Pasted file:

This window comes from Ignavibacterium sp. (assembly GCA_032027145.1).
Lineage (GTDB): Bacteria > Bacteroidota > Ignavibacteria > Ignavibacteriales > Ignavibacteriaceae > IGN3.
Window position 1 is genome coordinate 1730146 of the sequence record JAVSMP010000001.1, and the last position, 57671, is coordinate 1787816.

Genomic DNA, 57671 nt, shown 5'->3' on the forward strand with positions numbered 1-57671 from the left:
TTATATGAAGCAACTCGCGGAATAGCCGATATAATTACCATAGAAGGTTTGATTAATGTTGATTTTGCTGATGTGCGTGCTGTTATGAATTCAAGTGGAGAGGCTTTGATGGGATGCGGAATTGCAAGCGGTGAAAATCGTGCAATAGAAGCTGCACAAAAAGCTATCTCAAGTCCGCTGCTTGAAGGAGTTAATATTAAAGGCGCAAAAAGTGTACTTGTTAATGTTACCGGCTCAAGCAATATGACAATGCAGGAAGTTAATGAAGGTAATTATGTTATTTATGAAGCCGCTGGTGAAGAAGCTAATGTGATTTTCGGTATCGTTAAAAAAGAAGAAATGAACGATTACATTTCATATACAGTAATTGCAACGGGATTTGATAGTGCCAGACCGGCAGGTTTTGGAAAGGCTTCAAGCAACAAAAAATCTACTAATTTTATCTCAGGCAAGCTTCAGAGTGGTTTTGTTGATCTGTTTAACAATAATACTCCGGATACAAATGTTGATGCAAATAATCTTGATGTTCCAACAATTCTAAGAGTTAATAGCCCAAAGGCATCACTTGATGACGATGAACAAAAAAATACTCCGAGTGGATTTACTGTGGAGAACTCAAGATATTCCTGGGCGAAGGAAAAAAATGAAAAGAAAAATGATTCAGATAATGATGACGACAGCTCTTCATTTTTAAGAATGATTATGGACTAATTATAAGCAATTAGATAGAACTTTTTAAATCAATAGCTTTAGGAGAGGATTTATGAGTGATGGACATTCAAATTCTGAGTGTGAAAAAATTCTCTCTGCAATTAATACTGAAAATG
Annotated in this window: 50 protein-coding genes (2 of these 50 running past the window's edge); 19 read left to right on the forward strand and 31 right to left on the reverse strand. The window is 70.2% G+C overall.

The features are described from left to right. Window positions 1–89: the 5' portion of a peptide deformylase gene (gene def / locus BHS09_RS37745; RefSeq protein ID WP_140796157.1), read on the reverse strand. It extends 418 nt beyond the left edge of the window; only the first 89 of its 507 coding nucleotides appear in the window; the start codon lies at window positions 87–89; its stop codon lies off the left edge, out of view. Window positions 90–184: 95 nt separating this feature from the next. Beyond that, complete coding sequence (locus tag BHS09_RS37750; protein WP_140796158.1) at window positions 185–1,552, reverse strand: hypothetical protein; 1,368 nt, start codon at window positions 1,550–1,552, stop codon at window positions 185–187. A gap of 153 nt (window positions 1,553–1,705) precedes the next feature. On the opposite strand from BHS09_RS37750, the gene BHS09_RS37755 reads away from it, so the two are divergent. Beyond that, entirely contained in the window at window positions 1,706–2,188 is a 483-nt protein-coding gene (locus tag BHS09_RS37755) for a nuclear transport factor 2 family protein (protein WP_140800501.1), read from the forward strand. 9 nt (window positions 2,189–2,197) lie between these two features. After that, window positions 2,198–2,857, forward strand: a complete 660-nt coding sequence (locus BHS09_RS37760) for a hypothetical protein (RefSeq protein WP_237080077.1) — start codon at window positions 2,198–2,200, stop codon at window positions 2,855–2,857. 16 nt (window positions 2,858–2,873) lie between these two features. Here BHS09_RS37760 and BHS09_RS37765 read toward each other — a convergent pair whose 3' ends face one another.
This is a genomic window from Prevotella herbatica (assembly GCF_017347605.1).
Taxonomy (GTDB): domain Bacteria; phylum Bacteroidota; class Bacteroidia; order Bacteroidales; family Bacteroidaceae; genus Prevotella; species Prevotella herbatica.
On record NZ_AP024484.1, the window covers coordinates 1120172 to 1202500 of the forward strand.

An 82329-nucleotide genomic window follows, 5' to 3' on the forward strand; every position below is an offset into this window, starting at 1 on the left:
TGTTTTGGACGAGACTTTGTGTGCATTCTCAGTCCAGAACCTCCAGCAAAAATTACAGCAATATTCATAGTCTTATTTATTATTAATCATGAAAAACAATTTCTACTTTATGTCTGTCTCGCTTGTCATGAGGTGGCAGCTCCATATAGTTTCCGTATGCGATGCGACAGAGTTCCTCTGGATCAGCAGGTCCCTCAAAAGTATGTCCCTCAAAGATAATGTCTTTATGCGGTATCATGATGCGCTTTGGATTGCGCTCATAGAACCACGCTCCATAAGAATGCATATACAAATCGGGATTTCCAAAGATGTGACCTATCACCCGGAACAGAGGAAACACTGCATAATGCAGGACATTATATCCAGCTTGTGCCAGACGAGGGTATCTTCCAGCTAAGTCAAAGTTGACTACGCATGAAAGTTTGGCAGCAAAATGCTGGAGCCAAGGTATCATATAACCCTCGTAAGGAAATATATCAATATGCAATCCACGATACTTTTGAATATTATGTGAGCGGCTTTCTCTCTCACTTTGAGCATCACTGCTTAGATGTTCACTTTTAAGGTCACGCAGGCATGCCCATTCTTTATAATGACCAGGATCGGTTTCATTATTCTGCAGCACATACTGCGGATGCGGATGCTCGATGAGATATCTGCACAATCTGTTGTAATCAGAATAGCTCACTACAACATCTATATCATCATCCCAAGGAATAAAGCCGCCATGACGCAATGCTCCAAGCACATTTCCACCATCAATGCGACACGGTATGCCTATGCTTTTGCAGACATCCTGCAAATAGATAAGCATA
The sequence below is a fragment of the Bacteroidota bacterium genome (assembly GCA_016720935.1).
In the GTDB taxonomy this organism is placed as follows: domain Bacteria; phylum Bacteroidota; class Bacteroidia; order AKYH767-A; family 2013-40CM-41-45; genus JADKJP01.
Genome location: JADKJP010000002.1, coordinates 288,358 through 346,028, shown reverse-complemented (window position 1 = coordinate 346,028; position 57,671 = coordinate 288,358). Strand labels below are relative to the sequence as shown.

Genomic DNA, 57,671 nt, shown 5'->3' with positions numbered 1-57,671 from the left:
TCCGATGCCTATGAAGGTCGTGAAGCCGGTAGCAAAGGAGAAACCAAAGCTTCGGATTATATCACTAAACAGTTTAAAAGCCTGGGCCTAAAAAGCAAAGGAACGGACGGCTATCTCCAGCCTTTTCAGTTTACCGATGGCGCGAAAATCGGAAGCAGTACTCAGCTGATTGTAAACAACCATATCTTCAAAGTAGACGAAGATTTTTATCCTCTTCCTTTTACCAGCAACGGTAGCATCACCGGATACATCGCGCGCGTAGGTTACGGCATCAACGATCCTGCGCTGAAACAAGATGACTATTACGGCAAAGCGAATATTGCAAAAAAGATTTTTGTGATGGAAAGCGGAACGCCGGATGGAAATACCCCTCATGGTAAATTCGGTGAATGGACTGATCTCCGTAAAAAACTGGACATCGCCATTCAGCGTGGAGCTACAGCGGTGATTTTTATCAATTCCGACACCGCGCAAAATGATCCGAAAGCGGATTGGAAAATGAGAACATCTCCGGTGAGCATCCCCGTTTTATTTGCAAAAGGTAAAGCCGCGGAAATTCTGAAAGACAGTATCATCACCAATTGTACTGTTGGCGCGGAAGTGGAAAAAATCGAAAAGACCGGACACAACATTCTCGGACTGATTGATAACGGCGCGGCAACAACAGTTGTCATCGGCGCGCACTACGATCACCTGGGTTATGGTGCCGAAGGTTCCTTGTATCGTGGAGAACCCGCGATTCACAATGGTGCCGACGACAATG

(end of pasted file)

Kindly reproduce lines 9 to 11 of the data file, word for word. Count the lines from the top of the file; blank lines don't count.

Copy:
Taxonomy (GTDB): domain Bacteria; phylum Bacteroidota; class Bacteroidia; order Bacteroidales; family Bacteroidaceae; genus Prevotella; species Prevotella herbatica.
On record NZ_AP024484.1, the window covers coordinates 1120172 to 1202500 of the forward strand.

An 82329-nucleotide genomic window follows, 5' to 3' on the forward strand; every position below is an offset into this window, starting at 1 on the left: